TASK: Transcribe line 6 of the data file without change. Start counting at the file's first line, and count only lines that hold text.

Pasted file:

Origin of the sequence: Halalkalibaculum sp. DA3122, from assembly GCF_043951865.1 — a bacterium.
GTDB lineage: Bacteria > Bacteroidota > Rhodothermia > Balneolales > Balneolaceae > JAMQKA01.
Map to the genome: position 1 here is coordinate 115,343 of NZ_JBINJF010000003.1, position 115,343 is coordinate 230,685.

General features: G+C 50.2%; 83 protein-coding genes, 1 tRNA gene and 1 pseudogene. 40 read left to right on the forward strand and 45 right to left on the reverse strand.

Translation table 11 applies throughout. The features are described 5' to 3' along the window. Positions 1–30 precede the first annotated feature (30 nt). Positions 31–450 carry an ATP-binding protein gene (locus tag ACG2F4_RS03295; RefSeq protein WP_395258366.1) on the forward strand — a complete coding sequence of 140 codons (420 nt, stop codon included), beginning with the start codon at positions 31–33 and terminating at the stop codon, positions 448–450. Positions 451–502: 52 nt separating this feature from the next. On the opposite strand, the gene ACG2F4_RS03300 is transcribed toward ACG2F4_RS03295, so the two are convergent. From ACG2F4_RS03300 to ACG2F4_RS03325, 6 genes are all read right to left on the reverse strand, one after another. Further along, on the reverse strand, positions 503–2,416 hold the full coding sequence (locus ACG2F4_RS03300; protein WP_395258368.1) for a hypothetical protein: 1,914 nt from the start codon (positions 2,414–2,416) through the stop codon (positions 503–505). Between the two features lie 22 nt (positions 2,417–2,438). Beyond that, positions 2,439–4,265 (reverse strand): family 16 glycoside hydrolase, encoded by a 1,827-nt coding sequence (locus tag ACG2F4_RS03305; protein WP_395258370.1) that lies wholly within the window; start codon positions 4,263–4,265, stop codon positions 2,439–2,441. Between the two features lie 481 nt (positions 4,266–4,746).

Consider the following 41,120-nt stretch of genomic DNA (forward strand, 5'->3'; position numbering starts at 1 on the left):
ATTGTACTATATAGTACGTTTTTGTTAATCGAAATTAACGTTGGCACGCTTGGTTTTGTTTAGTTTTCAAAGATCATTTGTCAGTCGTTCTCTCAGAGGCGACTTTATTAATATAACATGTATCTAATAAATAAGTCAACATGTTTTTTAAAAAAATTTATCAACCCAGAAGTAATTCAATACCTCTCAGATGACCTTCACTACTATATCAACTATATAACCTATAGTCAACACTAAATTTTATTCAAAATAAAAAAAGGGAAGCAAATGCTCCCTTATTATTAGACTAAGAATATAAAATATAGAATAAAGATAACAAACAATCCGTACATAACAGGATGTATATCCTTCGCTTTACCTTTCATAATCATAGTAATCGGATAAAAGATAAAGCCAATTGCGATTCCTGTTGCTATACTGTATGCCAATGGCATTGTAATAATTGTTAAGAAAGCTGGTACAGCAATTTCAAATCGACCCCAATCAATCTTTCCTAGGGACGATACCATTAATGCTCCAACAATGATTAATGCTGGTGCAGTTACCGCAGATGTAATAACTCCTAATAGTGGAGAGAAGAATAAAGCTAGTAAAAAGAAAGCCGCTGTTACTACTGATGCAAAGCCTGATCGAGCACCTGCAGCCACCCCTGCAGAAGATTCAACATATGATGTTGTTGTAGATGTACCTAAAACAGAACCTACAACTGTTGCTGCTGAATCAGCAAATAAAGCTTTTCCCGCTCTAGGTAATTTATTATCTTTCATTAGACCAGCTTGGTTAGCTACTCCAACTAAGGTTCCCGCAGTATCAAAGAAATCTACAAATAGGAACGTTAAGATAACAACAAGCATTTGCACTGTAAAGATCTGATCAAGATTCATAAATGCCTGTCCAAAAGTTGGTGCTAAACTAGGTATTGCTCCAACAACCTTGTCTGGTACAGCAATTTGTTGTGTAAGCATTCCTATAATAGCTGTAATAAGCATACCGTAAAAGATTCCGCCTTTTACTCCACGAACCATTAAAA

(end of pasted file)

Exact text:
Consider the following 41,120-nt stretch of genomic DNA (forward strand, 5'->3'; position numbering starts at 1 on the left):